He began to stomp his feet as he moved, adding head movements in the Kiribati style. Toby and Joy gained a sense of the rhythm to which Afi was moving. Joy began softly clapping with the motion, adding a little percussion. Afi grinned in appreciation and she clapped more forcefully. As his movements sped up, her clapping sped with them, and the two of them were working together now to create the performance. Joy clapped. Afi spun the fire knife. Toby watched in absolute fascination. Finally, by the end of the dance, Afi had become a whirling, glowing swirl of orange flame, powered by Joy’s now jubilant participation and by his own sheer joy in the exhilaration of doing something that he truly loved.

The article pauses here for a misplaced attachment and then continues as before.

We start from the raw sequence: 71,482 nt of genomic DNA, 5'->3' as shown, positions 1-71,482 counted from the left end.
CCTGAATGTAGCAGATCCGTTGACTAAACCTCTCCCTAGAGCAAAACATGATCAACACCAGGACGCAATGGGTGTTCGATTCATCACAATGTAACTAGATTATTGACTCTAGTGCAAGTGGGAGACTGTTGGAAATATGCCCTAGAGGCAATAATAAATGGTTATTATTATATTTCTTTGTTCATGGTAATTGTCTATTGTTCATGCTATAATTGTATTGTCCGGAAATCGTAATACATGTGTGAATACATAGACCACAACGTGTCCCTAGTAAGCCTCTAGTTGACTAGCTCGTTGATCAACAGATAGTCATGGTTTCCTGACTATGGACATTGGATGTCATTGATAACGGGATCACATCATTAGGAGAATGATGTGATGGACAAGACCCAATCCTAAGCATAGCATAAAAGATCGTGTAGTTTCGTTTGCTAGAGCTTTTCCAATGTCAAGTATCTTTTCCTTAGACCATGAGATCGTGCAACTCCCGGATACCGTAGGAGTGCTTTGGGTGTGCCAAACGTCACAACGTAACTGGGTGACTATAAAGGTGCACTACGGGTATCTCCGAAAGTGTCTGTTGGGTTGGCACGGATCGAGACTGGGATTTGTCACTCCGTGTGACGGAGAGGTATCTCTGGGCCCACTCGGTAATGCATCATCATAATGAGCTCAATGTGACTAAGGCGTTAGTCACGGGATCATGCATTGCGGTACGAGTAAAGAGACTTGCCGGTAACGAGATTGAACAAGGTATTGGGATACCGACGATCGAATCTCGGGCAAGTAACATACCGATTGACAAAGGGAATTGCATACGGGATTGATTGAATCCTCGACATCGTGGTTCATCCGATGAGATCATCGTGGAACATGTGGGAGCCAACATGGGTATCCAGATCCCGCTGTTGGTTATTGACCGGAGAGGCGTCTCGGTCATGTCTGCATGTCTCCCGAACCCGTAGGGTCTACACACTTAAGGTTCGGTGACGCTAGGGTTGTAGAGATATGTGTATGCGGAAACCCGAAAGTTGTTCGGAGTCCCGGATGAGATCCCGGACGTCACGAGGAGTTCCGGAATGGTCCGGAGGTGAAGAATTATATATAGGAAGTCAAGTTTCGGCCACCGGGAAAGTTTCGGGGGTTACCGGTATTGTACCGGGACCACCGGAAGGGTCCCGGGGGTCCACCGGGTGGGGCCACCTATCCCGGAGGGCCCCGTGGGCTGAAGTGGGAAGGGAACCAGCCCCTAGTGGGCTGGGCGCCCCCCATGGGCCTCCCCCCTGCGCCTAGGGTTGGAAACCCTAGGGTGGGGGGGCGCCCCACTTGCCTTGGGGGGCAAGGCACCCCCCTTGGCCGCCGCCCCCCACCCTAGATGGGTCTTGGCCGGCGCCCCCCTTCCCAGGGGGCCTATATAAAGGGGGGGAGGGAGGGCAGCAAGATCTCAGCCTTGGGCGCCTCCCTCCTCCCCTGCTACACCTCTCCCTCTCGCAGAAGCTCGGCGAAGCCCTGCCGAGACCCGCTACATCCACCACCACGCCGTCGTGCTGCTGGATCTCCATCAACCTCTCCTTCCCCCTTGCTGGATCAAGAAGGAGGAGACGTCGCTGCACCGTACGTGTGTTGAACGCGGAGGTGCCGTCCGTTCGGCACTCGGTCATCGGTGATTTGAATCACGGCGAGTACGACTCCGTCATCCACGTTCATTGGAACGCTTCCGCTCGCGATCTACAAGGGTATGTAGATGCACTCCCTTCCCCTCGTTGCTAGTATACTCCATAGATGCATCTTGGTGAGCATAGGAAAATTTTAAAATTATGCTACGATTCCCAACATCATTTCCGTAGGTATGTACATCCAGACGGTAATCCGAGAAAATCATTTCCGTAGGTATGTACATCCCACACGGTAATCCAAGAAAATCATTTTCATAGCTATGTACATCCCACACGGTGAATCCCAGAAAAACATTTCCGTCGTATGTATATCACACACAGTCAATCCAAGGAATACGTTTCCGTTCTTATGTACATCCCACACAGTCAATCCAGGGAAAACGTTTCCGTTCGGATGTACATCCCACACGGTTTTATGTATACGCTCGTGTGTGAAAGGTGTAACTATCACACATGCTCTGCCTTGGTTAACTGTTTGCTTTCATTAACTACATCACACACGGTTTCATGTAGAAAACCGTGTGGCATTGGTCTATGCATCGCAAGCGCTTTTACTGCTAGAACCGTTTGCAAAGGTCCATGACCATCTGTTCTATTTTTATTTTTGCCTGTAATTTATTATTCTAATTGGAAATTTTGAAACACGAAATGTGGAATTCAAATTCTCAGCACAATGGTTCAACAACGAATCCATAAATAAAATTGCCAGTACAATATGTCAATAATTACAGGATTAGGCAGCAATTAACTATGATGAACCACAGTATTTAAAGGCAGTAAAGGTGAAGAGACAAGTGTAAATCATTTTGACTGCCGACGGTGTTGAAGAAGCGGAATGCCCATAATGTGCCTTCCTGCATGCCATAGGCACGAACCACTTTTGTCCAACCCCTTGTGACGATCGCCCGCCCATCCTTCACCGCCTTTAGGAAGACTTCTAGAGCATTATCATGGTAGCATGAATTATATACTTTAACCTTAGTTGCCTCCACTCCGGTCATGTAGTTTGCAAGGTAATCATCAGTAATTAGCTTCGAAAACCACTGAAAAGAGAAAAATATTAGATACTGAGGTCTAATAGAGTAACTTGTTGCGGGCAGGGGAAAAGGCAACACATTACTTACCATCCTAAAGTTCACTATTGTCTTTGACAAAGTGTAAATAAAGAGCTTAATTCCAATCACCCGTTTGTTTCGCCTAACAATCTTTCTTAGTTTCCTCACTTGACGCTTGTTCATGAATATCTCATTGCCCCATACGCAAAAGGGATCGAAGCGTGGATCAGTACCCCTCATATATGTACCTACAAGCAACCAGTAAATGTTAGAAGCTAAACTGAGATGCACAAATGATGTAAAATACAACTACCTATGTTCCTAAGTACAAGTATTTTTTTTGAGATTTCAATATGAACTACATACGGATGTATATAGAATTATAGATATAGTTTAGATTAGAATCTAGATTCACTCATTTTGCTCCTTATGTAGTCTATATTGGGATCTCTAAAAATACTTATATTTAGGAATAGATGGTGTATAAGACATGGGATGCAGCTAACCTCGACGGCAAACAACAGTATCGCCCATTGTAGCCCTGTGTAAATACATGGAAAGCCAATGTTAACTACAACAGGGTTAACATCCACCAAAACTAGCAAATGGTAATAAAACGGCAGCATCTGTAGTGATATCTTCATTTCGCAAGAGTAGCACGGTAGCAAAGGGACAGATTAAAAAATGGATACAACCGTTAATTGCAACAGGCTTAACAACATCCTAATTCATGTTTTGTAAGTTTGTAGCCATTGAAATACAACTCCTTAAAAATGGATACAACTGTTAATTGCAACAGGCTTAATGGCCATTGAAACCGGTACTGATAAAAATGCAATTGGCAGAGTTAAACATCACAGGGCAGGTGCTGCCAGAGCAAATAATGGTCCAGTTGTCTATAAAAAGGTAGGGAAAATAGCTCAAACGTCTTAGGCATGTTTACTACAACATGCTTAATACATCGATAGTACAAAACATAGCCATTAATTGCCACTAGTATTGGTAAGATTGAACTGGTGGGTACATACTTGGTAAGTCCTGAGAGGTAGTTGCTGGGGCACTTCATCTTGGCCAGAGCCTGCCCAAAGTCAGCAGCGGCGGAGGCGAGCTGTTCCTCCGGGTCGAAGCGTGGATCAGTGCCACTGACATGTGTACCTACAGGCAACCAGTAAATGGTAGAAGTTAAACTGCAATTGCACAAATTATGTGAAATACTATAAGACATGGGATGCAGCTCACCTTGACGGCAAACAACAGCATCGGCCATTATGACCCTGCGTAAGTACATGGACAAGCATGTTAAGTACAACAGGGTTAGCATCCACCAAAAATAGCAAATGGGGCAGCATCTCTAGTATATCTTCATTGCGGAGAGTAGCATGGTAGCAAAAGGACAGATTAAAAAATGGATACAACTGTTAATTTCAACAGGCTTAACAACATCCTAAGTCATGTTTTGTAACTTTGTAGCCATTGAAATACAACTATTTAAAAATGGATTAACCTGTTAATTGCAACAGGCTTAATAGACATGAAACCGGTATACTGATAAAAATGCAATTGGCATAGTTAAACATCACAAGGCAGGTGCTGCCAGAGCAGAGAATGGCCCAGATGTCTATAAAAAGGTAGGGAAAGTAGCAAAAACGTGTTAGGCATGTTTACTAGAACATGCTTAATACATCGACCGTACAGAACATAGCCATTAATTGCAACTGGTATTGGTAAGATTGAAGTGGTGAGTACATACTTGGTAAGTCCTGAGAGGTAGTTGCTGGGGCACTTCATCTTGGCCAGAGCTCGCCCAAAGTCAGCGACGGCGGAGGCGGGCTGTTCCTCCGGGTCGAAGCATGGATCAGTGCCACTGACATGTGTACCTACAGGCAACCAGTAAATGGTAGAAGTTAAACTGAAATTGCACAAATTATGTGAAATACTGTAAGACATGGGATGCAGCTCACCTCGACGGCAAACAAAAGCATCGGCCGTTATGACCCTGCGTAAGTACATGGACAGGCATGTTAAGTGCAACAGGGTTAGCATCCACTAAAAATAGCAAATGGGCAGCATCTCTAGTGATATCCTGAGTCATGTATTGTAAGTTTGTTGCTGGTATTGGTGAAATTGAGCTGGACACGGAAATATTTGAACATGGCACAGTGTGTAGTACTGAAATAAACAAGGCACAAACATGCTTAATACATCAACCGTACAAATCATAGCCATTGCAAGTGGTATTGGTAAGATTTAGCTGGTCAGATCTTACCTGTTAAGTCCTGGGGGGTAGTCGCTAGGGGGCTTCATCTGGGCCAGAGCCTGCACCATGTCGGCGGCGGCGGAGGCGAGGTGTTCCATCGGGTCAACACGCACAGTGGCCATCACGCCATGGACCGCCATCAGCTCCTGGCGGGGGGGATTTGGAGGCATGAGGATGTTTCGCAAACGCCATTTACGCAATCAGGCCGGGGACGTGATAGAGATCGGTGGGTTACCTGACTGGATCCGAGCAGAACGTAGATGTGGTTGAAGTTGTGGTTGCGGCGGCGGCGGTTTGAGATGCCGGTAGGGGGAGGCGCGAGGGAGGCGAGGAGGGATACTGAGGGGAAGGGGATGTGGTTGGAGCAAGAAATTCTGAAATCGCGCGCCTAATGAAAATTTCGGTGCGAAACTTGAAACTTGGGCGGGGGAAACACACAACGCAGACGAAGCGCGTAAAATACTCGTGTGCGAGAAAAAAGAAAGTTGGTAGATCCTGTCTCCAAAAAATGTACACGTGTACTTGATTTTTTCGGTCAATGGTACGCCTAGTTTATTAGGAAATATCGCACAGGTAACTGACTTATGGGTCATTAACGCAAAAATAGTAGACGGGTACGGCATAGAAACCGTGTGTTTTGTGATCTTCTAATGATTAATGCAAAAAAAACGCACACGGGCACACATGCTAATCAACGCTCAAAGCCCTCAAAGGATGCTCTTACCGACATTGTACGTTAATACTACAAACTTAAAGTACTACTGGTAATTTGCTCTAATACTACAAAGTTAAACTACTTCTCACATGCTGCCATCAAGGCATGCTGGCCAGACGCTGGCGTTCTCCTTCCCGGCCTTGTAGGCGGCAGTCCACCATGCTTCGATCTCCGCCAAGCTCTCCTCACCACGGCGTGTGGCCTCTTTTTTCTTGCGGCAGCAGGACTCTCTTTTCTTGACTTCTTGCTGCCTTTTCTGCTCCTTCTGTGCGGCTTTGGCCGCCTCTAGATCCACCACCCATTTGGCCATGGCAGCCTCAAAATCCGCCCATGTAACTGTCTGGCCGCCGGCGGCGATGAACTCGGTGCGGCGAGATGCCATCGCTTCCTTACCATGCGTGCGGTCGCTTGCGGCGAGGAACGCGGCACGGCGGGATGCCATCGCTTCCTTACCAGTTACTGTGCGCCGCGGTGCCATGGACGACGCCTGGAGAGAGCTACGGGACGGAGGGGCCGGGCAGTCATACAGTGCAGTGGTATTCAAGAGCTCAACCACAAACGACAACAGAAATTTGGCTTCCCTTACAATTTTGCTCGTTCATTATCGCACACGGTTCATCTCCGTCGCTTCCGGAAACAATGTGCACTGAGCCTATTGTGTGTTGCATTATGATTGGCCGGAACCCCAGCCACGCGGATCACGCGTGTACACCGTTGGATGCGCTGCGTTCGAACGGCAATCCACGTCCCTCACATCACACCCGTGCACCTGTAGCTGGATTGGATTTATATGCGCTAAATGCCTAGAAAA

This box went everywhere with me

On April 28 I gave my king-sized bed away to a stranger, and for the next fifty-five nights I slept on the beds and couches of family, friends and a few hotel chains. It was a transition I orchestrated, born of selling a house sooner than expected while still needing to work and save money before moving across the country. I’ve known folks who’ve volunteered in Haiti and Kenya for longer, others who served in harm’s way in dangerous conditions. I would be safe and comfortable, so my little stint without my own place hardly seemed to qualify as an adventure. It even sounded easy.